When I do vs When I have done
Choose the correct verb forms to complete the sentences below. Use the PRESENT PERFECT when possible.
When I do vs When I have done
Usually, when referring to the future, we use a time word or expression to define when something will happen.
- I’ll be there at 7:00.
- He’ll call you later.
Sometimes, however, if we want to give more detail, we can replace the time word with when/as soon as/until/once/before/after/while + subject + verb + etc. These are called future time clauses and they can go at the beginning or at the end of a sentence.
Future time clauses are similar to the first conditional. There’s a main clause and a when/after/etc. clause. We use the present (simple, continuous or perfect) in the when/after/etc. clause, and we normally use a future verb form in the main clause. But we CANNOT use a future form in the when/after/etc. clause.
- When I’m 70, I’ll retire.
- When I will be 70, I’ll retire.
- We’ll call you once we’ve arrived.
- We’ll call you once we will arrive.
Note that future time clauses generally follow the same structure as first conditional sentences; however, unlike conditional sentences, where we are not sure if something is going to happen, in future time clauses, we are certain that it is going to happen, so we replace the if with when/after/etc.
Present simple and present perfect in future time clauses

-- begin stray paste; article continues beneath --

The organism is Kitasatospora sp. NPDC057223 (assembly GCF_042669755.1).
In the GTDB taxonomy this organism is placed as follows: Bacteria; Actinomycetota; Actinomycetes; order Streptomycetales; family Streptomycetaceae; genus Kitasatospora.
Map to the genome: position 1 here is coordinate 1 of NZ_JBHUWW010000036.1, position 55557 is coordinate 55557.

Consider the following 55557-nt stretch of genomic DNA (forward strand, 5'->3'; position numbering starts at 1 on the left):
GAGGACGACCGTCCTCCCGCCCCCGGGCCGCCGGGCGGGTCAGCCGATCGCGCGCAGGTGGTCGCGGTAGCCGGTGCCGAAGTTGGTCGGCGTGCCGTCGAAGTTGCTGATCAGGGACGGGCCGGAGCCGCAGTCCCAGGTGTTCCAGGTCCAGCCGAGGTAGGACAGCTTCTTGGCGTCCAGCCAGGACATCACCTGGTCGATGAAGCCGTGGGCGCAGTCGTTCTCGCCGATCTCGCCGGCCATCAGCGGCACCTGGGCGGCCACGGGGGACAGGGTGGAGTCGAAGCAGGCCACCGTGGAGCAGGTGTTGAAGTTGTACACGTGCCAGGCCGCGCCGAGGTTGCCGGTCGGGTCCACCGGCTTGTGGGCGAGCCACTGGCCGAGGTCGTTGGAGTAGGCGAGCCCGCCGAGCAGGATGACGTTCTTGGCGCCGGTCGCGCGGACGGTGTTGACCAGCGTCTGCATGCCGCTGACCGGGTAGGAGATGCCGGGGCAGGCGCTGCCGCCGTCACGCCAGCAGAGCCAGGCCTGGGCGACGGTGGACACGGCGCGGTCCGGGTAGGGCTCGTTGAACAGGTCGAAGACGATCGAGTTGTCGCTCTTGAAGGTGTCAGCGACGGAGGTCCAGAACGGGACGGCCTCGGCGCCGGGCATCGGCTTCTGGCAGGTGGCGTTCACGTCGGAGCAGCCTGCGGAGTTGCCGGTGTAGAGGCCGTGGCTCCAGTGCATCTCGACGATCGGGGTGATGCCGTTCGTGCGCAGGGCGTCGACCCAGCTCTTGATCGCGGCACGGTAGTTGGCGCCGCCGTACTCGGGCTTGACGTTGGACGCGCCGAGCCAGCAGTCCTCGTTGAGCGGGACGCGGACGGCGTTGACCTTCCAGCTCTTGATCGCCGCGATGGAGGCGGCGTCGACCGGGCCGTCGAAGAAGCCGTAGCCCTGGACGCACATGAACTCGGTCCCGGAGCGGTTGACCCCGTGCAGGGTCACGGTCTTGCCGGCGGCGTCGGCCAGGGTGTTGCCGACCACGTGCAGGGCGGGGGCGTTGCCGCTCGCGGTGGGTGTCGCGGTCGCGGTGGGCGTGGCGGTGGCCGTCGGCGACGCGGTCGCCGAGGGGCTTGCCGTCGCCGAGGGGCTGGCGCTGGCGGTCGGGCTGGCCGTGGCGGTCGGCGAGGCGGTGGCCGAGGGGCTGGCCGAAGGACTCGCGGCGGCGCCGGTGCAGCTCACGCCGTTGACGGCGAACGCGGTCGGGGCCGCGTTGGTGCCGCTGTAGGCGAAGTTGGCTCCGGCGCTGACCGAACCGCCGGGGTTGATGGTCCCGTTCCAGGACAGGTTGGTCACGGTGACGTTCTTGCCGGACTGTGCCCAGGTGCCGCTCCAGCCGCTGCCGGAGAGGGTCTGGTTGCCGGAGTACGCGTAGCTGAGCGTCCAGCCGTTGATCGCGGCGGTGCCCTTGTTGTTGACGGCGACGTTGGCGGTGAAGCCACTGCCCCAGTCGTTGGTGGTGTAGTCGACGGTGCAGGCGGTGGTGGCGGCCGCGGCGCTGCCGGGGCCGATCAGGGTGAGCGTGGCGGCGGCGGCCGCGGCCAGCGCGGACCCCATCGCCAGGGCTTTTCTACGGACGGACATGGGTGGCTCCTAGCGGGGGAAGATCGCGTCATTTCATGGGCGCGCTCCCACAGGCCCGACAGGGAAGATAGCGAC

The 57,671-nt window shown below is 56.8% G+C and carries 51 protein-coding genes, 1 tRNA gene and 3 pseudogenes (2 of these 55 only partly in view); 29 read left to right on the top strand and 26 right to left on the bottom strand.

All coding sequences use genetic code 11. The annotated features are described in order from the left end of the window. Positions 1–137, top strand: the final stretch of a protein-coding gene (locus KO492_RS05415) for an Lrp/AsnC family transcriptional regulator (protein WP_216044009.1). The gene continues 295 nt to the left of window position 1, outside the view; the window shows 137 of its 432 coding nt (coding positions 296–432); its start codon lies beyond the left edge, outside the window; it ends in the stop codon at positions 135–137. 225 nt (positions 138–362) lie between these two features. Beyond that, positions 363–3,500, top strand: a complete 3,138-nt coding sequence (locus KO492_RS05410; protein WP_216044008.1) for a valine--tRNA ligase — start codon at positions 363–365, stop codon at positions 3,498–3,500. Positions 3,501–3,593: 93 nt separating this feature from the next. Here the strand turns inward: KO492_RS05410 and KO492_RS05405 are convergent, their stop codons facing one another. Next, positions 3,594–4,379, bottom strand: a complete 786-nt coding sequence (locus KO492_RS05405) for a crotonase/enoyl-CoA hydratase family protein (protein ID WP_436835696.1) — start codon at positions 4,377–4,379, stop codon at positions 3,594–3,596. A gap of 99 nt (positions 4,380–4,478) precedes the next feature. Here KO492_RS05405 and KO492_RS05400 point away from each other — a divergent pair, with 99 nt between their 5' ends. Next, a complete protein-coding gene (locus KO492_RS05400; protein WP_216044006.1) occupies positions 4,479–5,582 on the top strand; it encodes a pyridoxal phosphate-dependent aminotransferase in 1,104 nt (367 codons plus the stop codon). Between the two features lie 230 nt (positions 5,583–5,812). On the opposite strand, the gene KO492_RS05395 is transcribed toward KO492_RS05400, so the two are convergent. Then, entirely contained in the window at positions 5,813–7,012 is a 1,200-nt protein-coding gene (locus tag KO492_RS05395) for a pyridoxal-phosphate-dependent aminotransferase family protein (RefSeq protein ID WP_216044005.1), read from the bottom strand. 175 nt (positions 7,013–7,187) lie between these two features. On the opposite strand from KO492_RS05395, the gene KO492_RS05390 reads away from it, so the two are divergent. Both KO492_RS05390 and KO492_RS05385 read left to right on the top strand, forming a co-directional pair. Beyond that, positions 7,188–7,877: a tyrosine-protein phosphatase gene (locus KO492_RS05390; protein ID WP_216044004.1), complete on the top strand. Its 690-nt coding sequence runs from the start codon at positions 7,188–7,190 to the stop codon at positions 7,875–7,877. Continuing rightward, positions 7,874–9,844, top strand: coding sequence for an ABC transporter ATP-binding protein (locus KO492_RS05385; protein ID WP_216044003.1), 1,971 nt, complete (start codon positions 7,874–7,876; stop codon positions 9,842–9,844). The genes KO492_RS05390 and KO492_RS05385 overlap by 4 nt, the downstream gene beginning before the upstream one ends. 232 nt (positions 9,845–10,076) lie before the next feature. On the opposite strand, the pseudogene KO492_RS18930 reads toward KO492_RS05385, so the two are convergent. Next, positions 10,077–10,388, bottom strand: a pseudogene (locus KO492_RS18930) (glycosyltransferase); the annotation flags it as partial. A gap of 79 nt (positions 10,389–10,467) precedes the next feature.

We can use the present simple in a future time clause to refer to an action that will take place at the same time as the event in the main clause, and we can use the present simple or the present perfect when the action in the time clause needs to be completed before the future event in the main clause occurs.
This means that, very often, using the present simple or the present perfect makes little or no difference in the meaning of the sentence.
- I’ll move out when I find a job.
- I’ll move out when I’ve found a job.
- We won’t eat until the guests arrive.
- We won’t eat until the guests have arrived.
In the four sentences above, the events in the time clause need to be completed before the event in the main clause occurs, but using the present simple or the present perfect does not alter the meaning.
But sometimes, using the present simple or the present perfect in a future time clause can completely change the meaning of a sentence.
- We can discuss this when we have dinner. (=We can discuss this while we are having dinner.)
- We can discuss this when we’ve had dinner. (=We can discuss this after we have finished eating dinner.)
- When I cook dinner, I’ll watch the last episode. (=I’ll watch the last episode while I’m cooking dinner)
- When I’ve cooked dinner, I’ll watch the last episode. (=I’ll watch the last episode after I have finished cooking dinner)
When we want to stress that a future event can only happen once the action in the time clause has been completed, the present perfect is more suitable.
- You’ll have dessert when you’ve eaten all your peas.
- You will be able to get a pay rise once you’ve worked here for three months.
- I won’t let you play outside until you’ve done your homework.
Or sometimes, the present perfect should be used when the meaning of a sentence may be ambiguous. For example:
- I’ll call you when I have a shower. (It could mean during or after the shower, so it’s better to avoid the present simple.)
- I’ll call you after I have a shower.
- I’ll call you when I‘ve had a shower.
When the events in the time clause and the main clause happen together, we can use the present simple but NOT the present perfect.
- When I go to France, I’ll eat snails.
- When I’ve gone to France, I’ll eat snails.
- When I call Jack, I’ll invite him to the party.
- When I’ve called Jack, I’ll invite him to the party.
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